ANA Mileage Club: Using The U.S. Based Credit Card To Ease Status Re-Qualification Following The Status Match Promotion?

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As I recently wrote about the ANA Mileage Club Status Match which was targeted to some IHG Rewards Club members I looked into option how to rack up more miles and re-qualify in the future for ANA Status.

I found that ANA does offer a credit card in the U.S. which also reduces the basic qualification hurdle and offers a 25% bonus, however the sign up bonus is mediocre and there are some other drawbacks.

We wrote about the ANA Status Match promotion here and my success report here.

As mentioned in that article I mapped out a strategy how to renew the Platinum status with ANA and since the value for redeeming ANA Mileage Club miles is quite good I decided to have a closer look at their credit card. Usually we don’t do many credit card reviews here on LoyaltyLobby and in any case don’t refer them here through marketing links but this was an interesting niche product that got me curious.

Generally speaking using an airline affiliated credit card is always a good way to boost your mileage account and receive certain airline specific benefits but the devil is in the detail.

You can find the ANA USA Visa Card (issued by First National Bank of Omaha) here.

The big three hits with the hammer straight up: The welcome bonus is a mediocre 5,000 ANA Miles and all you get is 1 mile per US$1 spend irrespective of the category. And the worst: A whopping 3% foreign transaction fee for all purchases completed abroad. There is no referral bonus either.

This is a card you keep for the benefits associated with it. It rarely makes sense to put any actual spend on the card unless it’s at one of the merchants where you get a substantial discount by using the card.

Another big advantage is that for those who are expats or new arrivals to the U.S. the bank (First National Bank of Omaha) has an agreement for this card as well as the JAL card that they can assess ones credit worthiness based on payslips if requested. I didn’t use this as I applied the regular way but for someone who wants this as his first U.S. credit card that’s certainly a better option than getting a secured card from a random credit card company/bank.

I was curious and applied for the card in August when they had a fee waiver promotion for the first year (usually US$70 per year). All of the applications for this product apparently go through a manual approval process and my card was approved within 3 days.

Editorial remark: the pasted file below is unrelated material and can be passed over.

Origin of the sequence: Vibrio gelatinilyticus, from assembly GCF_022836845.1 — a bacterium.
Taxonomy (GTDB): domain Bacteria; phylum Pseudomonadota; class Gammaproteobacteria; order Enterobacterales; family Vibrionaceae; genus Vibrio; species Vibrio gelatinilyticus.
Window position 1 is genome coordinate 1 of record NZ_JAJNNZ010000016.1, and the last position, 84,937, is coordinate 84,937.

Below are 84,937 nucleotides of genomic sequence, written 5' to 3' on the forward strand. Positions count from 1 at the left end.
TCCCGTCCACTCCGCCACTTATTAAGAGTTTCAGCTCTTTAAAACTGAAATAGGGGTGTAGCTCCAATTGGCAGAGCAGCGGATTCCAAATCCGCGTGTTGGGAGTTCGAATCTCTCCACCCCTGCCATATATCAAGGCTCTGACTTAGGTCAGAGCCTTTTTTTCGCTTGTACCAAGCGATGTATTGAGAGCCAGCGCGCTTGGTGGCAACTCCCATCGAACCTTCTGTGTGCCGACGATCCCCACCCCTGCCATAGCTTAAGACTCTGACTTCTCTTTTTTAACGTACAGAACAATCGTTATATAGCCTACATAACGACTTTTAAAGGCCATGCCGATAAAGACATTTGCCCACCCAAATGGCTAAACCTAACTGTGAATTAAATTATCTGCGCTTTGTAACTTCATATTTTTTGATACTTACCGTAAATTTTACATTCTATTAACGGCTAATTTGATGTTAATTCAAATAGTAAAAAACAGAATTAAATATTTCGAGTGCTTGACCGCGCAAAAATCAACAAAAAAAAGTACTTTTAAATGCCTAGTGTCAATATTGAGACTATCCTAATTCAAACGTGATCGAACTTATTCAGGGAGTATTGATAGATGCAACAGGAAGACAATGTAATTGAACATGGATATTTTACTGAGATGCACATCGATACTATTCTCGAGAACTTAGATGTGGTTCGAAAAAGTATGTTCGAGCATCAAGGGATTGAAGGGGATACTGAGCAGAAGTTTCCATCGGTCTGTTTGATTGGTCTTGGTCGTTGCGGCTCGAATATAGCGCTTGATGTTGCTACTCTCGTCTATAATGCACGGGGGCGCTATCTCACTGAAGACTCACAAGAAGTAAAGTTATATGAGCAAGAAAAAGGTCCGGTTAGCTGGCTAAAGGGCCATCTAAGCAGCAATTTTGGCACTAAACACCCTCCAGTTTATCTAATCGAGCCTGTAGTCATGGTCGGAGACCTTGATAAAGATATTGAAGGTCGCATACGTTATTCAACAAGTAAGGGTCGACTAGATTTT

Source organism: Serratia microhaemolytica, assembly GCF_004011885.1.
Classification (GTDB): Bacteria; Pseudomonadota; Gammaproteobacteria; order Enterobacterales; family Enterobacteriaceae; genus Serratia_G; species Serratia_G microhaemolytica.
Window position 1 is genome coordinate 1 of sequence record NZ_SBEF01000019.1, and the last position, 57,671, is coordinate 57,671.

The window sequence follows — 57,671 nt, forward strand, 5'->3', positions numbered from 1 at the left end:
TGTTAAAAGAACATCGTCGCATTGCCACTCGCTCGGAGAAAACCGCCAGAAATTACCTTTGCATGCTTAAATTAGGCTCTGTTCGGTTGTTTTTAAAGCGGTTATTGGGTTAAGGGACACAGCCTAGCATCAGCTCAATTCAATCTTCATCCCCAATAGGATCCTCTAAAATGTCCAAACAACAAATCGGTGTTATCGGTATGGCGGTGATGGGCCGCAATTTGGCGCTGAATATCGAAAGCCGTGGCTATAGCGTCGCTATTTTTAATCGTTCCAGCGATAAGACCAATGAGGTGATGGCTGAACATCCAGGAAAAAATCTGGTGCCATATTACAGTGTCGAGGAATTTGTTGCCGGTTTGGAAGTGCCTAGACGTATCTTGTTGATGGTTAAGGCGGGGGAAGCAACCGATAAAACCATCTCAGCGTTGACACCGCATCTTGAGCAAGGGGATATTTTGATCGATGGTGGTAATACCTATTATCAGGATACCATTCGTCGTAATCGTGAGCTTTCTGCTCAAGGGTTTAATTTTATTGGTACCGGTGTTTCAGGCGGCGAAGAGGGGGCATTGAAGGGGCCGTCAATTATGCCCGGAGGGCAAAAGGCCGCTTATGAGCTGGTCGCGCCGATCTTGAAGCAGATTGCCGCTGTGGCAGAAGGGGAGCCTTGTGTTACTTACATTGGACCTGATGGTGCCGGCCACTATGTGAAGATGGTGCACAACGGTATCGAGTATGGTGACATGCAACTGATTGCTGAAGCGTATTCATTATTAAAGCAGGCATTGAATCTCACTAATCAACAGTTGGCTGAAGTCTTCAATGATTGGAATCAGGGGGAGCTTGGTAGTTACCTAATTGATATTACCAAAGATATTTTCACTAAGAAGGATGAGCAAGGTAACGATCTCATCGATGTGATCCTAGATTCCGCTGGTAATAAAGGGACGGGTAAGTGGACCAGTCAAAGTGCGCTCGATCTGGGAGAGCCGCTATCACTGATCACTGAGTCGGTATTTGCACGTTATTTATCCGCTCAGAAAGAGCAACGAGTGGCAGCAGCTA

What are the actual benefits?

The main benefits in my opinion are

  • Additional Bonus Miles for ANA Group flights
  • 10% Discount at ANA inflight purchases & Designated Duty Free Shops in Japan
  • Reduced requirements for ANA Mileage Club Bronze Status
  • 5% Discount and free breakfast at IHG / ANA Hotels in Japan (Breakfast benefit only applies at ANA co-brand hotels

Keep in mind that it makes very little sense to pay with this card to get a small discount and pay a 3% foreign transaction fee while leaving other discounts on the table. For example when I go to Korea and pay with any Visa Card I usually get 15% when I buy 2 bottles of champagne. And I can use any card especially one that doesn’t have a foreign transaction fee.

How does the card benefit you when flying and accumulating miles?

Here is an example for members without any ANA Status for a flight LAX-NRT in a 100% earning Economy Class:

Compared to the calculation for Platinum members:

So the 25% bonus on redeemable award miles just for holding the card is definitely valuable in and for itself if you fly ANA on a regular basis.

For status with ANA mileage club the system runs on Premium Points:

For Bronze Status the credit card provides a waiver for flying half the miles on ANA Group flights in case one doesn’t fly with ANA for a year but only Star Alliance carriers

ANA CARD U.S.A. Primary card holders who earn 30,000 premium points or more within one year will be qualified for ANA Bronze Service membership status even if they do not meet the 15,000 points requirement for ANA Group operated flights.

So I guess one would be able to keep at least Bronze status but it appears that for Platinum (Star Alliance Gold) the customer still has to fly 25,000 miles on ANA which is 50% of the total requirement.

Conclusion

This credit card product is simply benefit oriented and a good starter card especially for overseas ANA Mileage Club members who are new to the U.S. or will stay temporarily as students or expats. There are some compelling arguments such as the 25% bonus miles that might be worth the $70 annually but you have to do the math here.

I don’t like the foreign transaction fee at all especially if it’s an airline card targeted at travelers. It’s actually rare these days to have a U.S. based card that charges such a fee.

If you’re an ANA Mileage Club fan and like to use a credit card to boost your mileage balance I suggest using an American Express card that collects membership rewards such as the Amex Platinum / Premier Rewards Gold charge card or the Everyday Preferred credit card. Amex Membership Rewards transfer 1:1 to ANA Mileage Club but the earning potential is much better especially for airfare on the charge cards and everyday expenses (gas stations, supermarkets, restaurants) on the Everyday Preferred.

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